• Swimming pools: I wouldn’t want to deal with one either–unless everyone else in the neighborhood has one (and buyers are expecting it), don’t expect to make the money back. Boyfriend’s sister and her family just bought a house with a pool, and the purchase was definitely in spite of the pool, not because of it.


  • Over-the-top or too personal: Koi pond with water feature? Bathroom bigger than the living room? Basement model-train workshop? Huge garden of native flowers with ornamental shrubs? Great for making you happy…probably not going to mean so much to the person who might buy your house. The one above is gorgeous, but for a non-gardener like myself, it isn’t a selling point.
  • Bright colors: I love my teal hallway, but I understand others might not. And your bright orange kids room? Or the cobalt blue bedroom? Do it for you, but don’t think someone else will automatically love it as much as you do. Other than paint, my personal rule is that anything I install in my home should be pretty neutral. A new owner can change out my bathroom paint without much fuss, but green tile? Stuck with it.

Teal Hall outside bedroom door

  • Amateur Hour: Only DIY if it doesn’t LOOK DIY. Especially if it would be pretty expensive to get someone with actual skill to do it. (Of course, if you can pull it off, go for it.)

But the list contained a few things that I didn’t expect…


  • Granite countertops: I’m considering upgrading my laminate to granite (or maybe quartz) so this was a big surprise, although the article does go on to explain that “it’s a poor investment to top your counter with granite in a Formica neighborhood.” So that’s a little different; I think especially when space is limited (in, say, Chicago condos) homes distinguish themselves with their finishes. A bigger surprise was a real estate agents comment that granite is too trendy–in five years it will “mark a home as being outdated.”


  • Converted garages: I was surprised that adding extra living space to your house wasn’t considered a plus–but the article explained that many people look for a garage, and converted garages are often not-exactly living space, missing insulation or connection to the HVAC. They even talked about a house flipper who says his biggest profits come from buying homes with converted garages…and changing them back. The image above is from a real estate website article addressing this, and interestingly they all say the best case scenario is that they are a wash, but in most cases they reduce the value of the home.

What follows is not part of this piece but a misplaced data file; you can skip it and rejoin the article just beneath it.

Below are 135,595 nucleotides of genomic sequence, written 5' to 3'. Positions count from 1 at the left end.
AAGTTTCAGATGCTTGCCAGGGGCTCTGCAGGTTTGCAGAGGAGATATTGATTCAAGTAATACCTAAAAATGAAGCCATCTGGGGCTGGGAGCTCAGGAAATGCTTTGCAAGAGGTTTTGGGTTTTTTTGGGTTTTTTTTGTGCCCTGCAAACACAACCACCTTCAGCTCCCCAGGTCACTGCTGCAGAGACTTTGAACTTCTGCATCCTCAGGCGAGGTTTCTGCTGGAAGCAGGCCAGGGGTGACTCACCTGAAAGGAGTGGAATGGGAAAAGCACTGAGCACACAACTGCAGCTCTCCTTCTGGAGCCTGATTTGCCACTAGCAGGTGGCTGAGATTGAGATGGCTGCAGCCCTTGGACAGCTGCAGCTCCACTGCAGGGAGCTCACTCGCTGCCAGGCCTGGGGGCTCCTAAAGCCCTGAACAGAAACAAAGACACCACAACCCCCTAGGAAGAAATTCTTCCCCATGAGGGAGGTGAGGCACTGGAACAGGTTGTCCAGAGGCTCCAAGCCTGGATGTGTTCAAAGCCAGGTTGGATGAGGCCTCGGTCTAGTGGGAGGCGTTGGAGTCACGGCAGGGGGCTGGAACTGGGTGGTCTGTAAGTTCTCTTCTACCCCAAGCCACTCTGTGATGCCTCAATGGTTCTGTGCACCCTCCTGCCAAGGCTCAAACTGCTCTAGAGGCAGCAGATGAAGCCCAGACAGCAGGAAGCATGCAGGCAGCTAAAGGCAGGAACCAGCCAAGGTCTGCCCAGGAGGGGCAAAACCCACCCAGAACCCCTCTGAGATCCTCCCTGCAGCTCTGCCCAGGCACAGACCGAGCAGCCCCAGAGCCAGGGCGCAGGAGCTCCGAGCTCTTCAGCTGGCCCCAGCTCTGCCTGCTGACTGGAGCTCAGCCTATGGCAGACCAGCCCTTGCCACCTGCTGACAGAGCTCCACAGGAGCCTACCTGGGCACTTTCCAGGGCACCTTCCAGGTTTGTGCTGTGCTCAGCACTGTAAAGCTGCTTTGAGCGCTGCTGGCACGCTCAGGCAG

• Home office: My home-stager friend and I were just talking about this, so this one was a big surprise. He told me that you should stage a spare bedroom as an office, because many buyers are looking for that space. My neighbors just sold their condo, and staged the second bedroom as a baby’s room, but buyers with limited imagination may not be as likely to see something used for a different purpose. And on the flip side, if you need room for baby, you’ll figure out that its a better choice than the office. So what was the problem? Built-ins. The picture above is Amanda‘s old office, with tons of amazing cabinets and shelves that her husband built from scratch. It’s pretty awesome. The issue comes in if you want to use the room as a bedroom–built-ins really limit options. So, unless you have plenty of space (they had four other bedrooms, so this was a great choice) use a room as an office but leave it flexible for other purposes too.

Did any of these surprise you? Should I still get granite countertops?

Earth Month: Save Energy


One of the most fun perks from running the Green Team at school is the fun toys. I’ve been to lots of meetings and heard about new and innovative programs to help people save power. Boyfriend actually consults with power companies about keeping information secure in some of the new active power management programs. In our area, ComEd will install a smart meter, which gives you real time electrical pricing and will decrease usage during peak hours.

Smart Meters aren’t for apartments, but a device anyone can use to see their power output is the Kill-a-watt. You just plug it into the wall and then plug your appliance in to the device. It measures how much power you’ve used and tracks how long its been plugged in.


I’ve used it to measure vampire power usage (stuff thats off and plugged in but still draws some power) and how much energy appliances draw while in use, like my space heater. Just that awareness reminds me to unplug–knowledge is power and all that. My other fun toy is a smart strip–one overall outlet, two always-hot outlets and then three more that are controlled by the overall outlet. Pretty cool: If you have the TV in the overall outlet, then speakers and stuff in the others, they’ll turn on once the tv turns on. I’m still deciding where it should go (I  don’t actually watch tv), but it’s a great idea that I’m excited to try out.

Other good ideas to save energy:

  • Don’t leave chargers plugged in
  • Use CFLs (duh)
  • Turn down the temperature on your hot water heater

What’s your best tip to save energy?